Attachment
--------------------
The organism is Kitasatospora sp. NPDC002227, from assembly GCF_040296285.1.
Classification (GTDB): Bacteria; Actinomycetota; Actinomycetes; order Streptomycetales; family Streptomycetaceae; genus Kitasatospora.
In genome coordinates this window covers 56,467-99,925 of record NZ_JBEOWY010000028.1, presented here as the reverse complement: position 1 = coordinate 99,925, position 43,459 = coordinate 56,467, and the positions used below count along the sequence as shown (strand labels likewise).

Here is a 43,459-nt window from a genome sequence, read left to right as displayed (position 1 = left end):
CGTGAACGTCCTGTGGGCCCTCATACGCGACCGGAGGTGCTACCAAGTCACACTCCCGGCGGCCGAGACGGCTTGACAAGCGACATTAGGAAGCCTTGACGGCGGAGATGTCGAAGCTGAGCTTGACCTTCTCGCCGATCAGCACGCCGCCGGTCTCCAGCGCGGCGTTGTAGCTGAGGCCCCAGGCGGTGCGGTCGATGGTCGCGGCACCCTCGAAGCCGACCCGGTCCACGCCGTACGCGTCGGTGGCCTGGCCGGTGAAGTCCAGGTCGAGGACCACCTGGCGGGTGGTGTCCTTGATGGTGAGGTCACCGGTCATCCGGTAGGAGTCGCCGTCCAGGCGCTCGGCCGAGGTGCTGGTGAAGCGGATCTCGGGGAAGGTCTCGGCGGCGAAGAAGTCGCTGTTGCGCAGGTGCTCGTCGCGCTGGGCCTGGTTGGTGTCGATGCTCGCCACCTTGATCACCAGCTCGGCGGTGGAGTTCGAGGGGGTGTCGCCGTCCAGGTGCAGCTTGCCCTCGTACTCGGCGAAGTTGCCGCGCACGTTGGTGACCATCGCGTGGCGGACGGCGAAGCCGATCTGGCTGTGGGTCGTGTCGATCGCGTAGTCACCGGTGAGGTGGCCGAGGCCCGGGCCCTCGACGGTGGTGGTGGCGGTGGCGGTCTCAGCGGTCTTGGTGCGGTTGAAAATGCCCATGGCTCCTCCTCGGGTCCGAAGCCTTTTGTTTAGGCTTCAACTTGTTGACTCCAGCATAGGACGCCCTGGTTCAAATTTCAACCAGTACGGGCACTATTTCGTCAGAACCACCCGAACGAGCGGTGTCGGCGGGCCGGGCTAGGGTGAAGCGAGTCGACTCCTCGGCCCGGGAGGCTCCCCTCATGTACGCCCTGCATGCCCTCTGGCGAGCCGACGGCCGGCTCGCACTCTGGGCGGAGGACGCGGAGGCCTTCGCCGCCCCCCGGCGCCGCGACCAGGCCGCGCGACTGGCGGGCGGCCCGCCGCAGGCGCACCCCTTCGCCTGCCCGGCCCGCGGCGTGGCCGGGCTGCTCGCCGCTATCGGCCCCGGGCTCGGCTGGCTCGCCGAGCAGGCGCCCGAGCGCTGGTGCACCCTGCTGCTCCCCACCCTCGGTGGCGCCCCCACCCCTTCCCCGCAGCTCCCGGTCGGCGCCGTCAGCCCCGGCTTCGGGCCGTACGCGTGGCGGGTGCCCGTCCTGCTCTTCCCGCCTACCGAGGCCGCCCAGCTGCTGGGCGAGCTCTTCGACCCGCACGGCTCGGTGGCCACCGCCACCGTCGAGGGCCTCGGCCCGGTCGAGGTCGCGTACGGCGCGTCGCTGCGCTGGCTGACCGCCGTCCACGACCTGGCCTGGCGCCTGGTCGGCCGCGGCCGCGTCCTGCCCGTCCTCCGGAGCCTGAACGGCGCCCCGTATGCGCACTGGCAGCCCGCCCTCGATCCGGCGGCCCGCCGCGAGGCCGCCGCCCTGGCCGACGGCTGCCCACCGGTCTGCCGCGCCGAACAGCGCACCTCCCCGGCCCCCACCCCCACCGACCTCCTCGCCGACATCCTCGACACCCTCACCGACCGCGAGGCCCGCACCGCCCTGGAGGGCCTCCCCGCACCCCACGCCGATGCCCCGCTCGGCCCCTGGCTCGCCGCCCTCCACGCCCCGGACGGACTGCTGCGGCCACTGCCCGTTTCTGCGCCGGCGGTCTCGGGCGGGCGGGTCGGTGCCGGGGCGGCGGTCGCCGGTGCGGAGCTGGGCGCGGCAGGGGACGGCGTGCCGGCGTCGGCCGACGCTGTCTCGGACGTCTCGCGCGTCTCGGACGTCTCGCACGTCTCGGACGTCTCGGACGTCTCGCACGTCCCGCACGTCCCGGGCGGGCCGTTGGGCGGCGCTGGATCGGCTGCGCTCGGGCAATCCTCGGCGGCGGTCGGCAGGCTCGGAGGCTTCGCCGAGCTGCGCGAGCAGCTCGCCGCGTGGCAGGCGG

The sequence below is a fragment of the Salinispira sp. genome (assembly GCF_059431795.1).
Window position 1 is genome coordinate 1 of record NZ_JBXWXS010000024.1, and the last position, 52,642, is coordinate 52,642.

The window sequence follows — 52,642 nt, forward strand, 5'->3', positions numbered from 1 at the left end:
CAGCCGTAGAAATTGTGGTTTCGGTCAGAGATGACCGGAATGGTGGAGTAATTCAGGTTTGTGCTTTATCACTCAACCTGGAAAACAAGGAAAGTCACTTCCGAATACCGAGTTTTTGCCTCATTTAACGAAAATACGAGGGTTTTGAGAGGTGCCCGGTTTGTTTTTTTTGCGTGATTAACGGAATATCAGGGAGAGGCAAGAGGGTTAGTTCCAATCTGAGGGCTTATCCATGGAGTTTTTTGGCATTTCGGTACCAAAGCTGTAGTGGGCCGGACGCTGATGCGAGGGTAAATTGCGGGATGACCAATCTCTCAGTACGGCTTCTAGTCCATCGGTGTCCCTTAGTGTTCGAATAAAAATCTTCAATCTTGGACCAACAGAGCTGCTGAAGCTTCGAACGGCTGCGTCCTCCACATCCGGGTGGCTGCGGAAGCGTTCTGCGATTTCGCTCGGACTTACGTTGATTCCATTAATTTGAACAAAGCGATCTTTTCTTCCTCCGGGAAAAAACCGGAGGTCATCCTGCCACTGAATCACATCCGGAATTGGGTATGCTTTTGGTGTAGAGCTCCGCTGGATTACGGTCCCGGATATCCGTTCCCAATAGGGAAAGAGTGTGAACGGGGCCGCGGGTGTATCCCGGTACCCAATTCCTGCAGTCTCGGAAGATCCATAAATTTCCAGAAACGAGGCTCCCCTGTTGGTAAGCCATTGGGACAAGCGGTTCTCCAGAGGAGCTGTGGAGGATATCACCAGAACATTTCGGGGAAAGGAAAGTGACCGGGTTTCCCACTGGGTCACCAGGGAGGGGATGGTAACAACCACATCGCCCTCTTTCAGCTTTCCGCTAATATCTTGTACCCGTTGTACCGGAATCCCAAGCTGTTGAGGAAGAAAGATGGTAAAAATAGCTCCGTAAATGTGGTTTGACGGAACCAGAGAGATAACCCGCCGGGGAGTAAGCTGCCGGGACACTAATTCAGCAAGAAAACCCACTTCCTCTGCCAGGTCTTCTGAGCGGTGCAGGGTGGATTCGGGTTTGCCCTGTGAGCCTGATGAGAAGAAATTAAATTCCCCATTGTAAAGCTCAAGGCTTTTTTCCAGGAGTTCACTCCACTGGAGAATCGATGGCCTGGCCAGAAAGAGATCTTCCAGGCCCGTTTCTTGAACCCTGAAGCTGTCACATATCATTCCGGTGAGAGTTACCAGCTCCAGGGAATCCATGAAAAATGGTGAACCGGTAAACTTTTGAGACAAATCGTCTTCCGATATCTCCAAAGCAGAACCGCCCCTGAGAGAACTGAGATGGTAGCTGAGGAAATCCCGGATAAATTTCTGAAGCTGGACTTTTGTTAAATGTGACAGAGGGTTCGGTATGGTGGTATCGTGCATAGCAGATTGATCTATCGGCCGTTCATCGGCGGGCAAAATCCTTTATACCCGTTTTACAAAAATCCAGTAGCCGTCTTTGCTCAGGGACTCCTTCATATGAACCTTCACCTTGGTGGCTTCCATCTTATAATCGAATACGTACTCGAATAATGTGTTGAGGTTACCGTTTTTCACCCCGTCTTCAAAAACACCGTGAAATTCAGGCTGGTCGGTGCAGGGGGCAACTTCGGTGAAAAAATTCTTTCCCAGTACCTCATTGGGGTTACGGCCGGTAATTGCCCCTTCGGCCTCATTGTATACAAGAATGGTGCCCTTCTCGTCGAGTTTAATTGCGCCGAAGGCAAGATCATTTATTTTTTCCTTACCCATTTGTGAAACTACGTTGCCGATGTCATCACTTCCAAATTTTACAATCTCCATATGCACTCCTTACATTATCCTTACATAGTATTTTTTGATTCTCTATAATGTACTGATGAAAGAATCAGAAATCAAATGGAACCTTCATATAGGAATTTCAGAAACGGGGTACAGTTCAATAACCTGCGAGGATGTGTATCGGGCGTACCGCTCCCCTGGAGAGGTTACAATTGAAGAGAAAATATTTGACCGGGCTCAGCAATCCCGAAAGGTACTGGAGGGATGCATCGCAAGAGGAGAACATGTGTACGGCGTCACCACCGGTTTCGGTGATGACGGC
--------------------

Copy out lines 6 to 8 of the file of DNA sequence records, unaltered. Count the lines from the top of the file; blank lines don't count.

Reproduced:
The sequence below is a fragment of the Salinispira sp. genome (assembly GCF_059431795.1).
Window position 1 is genome coordinate 1 of record NZ_JBXWXS010000024.1, and the last position, 52,642, is coordinate 52,642.

The window sequence follows — 52,642 nt, forward strand, 5'->3', positions numbered from 1 at the left end: